The emotional bank account was first introduced by Stephen Covey in his highly-acclaimed book, The Seven Habits of Highly Effective People. Think of the emotional bank account (EBA) as you would a financial bank account(s); in our financial bank accounts, we deposit and withdraw money based on our financial needs. Similarly, we all have an EBA with each person in our lives—from significant others, family members, friends, colleagues, and bosses, to neighbors and casual acquaintances. Like a financial bank account, we have some combination of emotional credits and debits that have been built up over time in our EBAs, based on our interactions with each other. To build healthy relationships and earn the trust required to influence and impact another human being, the goal then is to always be in credit with others. A secondary goal is to have many people that you are in credit with; this is how your influence and impact can multiply!
Every positive interaction with another person—whether it be in person, over the phone, in an email, based on work delivered, or some other channel—has the potential to be a credit in your EBA with that person. Likewise, every negative interaction with another person has the opposite effect of potentially being a debit. Did you know that it takes nearly 6 positive interactions with another person, to counteract the consequences of one negative interaction? High performing teams know this; the highest performing teams studied have a nearly 6:1 ratio in positive interactions to negative interactions with one another.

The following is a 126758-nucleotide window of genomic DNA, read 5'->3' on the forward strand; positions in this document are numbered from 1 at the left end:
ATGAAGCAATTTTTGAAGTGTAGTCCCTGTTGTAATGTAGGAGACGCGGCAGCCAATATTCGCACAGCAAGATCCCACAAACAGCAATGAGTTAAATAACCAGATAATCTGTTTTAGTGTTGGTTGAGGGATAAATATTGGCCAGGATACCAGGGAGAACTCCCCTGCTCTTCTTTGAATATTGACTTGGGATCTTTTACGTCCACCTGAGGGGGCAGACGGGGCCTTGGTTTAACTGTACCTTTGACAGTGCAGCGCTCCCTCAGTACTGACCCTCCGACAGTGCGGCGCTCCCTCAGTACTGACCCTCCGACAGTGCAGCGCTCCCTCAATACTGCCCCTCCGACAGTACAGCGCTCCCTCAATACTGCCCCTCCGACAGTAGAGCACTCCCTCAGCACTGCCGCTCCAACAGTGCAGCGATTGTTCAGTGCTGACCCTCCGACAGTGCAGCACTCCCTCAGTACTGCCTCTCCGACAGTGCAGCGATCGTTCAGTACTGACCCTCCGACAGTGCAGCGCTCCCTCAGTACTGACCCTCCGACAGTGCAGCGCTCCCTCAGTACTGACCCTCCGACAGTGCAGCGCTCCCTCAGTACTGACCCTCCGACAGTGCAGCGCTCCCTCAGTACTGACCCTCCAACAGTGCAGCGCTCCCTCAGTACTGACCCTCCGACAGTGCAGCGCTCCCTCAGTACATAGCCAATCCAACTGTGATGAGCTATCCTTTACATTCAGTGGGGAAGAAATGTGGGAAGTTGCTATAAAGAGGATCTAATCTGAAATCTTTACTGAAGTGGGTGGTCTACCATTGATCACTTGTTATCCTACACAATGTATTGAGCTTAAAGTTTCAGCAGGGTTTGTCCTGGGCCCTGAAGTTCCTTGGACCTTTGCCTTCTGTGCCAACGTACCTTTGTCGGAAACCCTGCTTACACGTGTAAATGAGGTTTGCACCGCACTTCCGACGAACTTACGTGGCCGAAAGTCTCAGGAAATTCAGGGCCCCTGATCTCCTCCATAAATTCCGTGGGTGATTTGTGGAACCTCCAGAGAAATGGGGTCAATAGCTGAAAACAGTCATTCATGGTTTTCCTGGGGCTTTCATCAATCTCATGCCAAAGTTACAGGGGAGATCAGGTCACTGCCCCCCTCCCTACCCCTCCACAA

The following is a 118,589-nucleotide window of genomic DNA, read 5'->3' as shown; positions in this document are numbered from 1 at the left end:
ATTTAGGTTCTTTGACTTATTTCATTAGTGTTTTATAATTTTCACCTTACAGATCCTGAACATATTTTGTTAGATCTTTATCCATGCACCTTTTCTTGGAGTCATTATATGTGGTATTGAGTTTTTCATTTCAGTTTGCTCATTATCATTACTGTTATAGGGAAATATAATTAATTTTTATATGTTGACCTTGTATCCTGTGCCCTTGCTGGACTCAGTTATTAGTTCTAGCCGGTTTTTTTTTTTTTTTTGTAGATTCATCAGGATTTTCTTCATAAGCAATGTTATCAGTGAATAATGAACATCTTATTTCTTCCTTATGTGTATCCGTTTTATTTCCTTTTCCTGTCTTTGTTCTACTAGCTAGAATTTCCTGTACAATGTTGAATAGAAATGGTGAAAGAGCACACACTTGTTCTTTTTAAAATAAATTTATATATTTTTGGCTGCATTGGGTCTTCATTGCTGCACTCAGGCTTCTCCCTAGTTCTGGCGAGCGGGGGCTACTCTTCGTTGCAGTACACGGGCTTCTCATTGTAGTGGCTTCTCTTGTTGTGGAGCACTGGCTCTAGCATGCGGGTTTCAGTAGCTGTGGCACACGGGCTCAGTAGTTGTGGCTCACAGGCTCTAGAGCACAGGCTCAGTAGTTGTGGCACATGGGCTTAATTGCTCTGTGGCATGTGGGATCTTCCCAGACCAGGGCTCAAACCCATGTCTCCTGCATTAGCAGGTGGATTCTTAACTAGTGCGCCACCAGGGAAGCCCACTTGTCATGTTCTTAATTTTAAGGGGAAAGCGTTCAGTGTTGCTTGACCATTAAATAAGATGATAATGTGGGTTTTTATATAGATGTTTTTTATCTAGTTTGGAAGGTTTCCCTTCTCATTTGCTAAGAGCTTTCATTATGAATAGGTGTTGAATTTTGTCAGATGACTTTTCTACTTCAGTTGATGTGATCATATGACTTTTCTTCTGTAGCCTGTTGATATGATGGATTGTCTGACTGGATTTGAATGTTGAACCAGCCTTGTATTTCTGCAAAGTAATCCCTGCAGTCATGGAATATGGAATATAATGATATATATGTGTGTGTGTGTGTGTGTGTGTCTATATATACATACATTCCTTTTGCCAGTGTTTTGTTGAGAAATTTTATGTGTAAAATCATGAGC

I love the concept of the emotional bank account; however, here’s the most important thing to remember: Tools like the emotional bank account only work if you first make the emotional commitment to building the trust that is critical for developing the personal power necessary to become an Adaptable Leader. Without this emotional commitment, all the tools in the world are useless. This is precisely the mindset shift that’s required if you truly want to make trust-building and building your emotional bank account with others a sustainable habit.